Close reading: informational text
Making inferences in informational texts | Reading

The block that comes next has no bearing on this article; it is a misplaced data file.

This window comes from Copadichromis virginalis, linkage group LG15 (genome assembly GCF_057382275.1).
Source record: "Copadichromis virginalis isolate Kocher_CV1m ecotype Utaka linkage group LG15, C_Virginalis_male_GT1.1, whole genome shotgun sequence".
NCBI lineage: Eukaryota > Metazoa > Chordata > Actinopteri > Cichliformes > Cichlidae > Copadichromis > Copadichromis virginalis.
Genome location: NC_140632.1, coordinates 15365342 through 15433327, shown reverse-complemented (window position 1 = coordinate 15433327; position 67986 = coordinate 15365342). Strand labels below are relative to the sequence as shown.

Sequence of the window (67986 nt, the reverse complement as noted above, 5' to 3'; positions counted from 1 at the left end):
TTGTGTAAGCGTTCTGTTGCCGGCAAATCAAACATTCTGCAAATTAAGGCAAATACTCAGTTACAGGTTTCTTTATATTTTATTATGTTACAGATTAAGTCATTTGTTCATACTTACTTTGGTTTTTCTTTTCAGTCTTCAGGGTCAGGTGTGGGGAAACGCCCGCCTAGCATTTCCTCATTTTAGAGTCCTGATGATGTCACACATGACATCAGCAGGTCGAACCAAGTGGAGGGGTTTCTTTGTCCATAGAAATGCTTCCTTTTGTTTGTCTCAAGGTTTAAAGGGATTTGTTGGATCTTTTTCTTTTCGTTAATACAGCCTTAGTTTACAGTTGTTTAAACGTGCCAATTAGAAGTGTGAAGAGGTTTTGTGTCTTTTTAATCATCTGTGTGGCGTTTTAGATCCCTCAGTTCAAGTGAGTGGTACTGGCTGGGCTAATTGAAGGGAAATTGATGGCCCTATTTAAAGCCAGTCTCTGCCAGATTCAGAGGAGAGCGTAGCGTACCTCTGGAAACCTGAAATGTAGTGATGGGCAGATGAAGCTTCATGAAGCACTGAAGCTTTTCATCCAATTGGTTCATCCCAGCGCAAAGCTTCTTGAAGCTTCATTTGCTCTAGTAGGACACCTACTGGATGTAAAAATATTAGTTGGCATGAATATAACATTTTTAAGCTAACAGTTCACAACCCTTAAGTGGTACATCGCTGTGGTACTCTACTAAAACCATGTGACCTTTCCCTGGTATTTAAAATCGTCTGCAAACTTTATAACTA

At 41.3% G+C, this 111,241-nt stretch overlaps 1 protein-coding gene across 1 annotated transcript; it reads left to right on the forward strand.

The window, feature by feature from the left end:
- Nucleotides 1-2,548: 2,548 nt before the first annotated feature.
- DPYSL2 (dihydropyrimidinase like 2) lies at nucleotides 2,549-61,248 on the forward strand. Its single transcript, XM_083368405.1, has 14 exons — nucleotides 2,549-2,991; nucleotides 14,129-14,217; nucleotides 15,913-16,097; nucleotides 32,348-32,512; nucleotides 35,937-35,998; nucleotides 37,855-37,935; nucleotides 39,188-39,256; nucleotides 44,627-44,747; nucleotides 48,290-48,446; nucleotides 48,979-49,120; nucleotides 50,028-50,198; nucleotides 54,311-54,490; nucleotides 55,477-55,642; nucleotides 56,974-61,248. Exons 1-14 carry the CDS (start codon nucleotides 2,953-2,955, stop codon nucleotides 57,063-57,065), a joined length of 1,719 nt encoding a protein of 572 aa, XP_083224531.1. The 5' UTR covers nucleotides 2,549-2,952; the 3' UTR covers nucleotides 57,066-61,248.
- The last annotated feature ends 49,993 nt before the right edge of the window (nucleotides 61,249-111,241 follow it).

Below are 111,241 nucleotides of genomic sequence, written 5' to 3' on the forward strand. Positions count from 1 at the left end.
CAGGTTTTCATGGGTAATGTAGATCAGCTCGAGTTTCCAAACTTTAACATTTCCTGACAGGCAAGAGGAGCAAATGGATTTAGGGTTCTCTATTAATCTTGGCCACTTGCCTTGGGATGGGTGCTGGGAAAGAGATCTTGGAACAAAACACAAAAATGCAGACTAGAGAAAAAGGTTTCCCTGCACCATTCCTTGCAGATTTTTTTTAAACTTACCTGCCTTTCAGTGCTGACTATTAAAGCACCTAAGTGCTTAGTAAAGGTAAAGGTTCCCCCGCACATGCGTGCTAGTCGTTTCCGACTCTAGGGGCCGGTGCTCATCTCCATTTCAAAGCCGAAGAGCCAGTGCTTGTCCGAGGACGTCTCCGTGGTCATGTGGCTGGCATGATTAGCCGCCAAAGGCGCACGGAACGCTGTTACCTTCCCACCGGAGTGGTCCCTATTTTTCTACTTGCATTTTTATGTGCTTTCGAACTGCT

- [David] From the moment she strolled into my office, I could tell she was gonna be a difficult sentence to read. You could tell from the way she walked she was carrying a lot of information, but getting it out of her wouldn't be easy. I was gonna need to make an inference. Hey, what's up readers? David here. I'm taking advantage of the cold that I have by doing my serious detective voice in order to teach you about inferences. (phone ringing) Hold on, let me get that. Hi, this is David. I'm in the middle of doing a video. Now isn't a great time. - [Man On Phone] Hello, I have information about what an inference is. - [David] Oh, oh that's great. Cool, follow me over to the next screen. What is an inference, please? - [Man On Phone] An inference is a conclusion that you make based on clues given in a piece of writing. It's more than a guess, but it's not just an observation either. - [David] Great, thank you. Was that all you needed? - [Man On Phone] Yeah, that was my only thing. - [David] All right, thanks, bye. - [Man On Phone] Goodbye. - [David] So an inference is a conclusion that you draw from writing. It's an idea that you pull from a sentence or a passage that isn't literally printed there. It's the detective work of reading, finding clues that help you make sense of what's being said. I feel like we're kind of getting bogged down in theory land so let's take a look at an example. I went outside and made an enormous snow fort. There's my snow fort. It's a D on the flag to represent me. There's me little hot cocoa, couple marshmallows floating in there, my Khan Academy mug. They don't make Khan Academy mugs. I want a Khan Academy mug. Okay, so what conclusions can we draw from these two sentences? I went outside and made an enormous snow fort. Beautiful, brilliant, enormous. Then I came inside and had a big mug of hot chocolate. Same deal, brilliant, beautiful, enormous. What conclusions can I draw about this situation? Well if you're making things out of snow and then you're coming inside and having hot chocolate, it's probably not the height of summer. One inference that I can draw from these two sentences together is that it is winter time when this sentence takes place. Where I live, these are not activities that one pursues in the height of summer outside. I'm looking for clues within the text. Snow fort, I'm outside, I came inside and then I had hot chocolate which is not traditionally a beverage that is consumed when it's warm out. Let's take a look at another example. This paragraph is part of a longer passage that is about a young ballet dancer named Michaela. Michaela danced so wonderfully that she was awarded a scholarship to attend the Jacqueline Kennedy Onassis School at the American Ballet Theater. That was only the beginning of her dancing success. When she was 17, Michaela danced with the Dance Theater of Harlem professional company. Later, she joined the Dutch National Junior Company. Today, Michaela is a soloist with the Dutch National Ballet. So very quickly without getting bogged down in this passage, what are some conclusions, what are some inferences that we can draw about Michaela? Who is Michaela? What do we know about her? We know that she's a dancer. We know that she's very good at it, right? She danced so wonderfully that she got a scholarship. So I'm gonna say Michaela is very talented and we know that her talent led to success because her getting the scholarship was only the beginning of her dancing success. We can see from the passage that she was part of at least three different dance companies, the Dance Theater of Harlem, the Dutch National Junior Company, and as a soloist with the Dutch National Ballet today. So I'm gonna say that Michaela is a very hard worker. Now notice no where in the passage does it say Michaela is a very talented, hard working dancer. Just like in the previous example, it didn't say, it was winter outside so I made a snow fort. What the skill of inference is requires you to be a detective and take your magnifying glass to the passage to discover clues. Imagine you're a detective like this dog. He's wearing a little deer stalker cap. Let's call him, let's call him Sherlock Bones, the famous dog detective that I just made up. I feel like Sherlock Holmes is always smoking a pipe so I'm gonna give this dog like a, I don't know a bone or a piece of rawhide or something. Imagine that you are a detective or a dog detective if you like and every time you read a text, let's say a book, that you are searching for clues within it. What you're doing when you make an inference is you are taking the information that you already know about the world and the places and people in it and how they behave and what they look like and what they do and you're applying that knowledge to the text. When do people build snowmen? When do people build snow forts? When do they drink hot cocoa? In the winter time. An important thing to remember though is that inferring is not guessing. Any time you make an inference, you have to be pulling it directly from the text. That's your jumping off point. It can't just be a wild guess out of no where. It comes from information that you've got there on the page. Now if you'll excuse me, I'm going to go eat my weight in cough drops. You can learn anything, David out.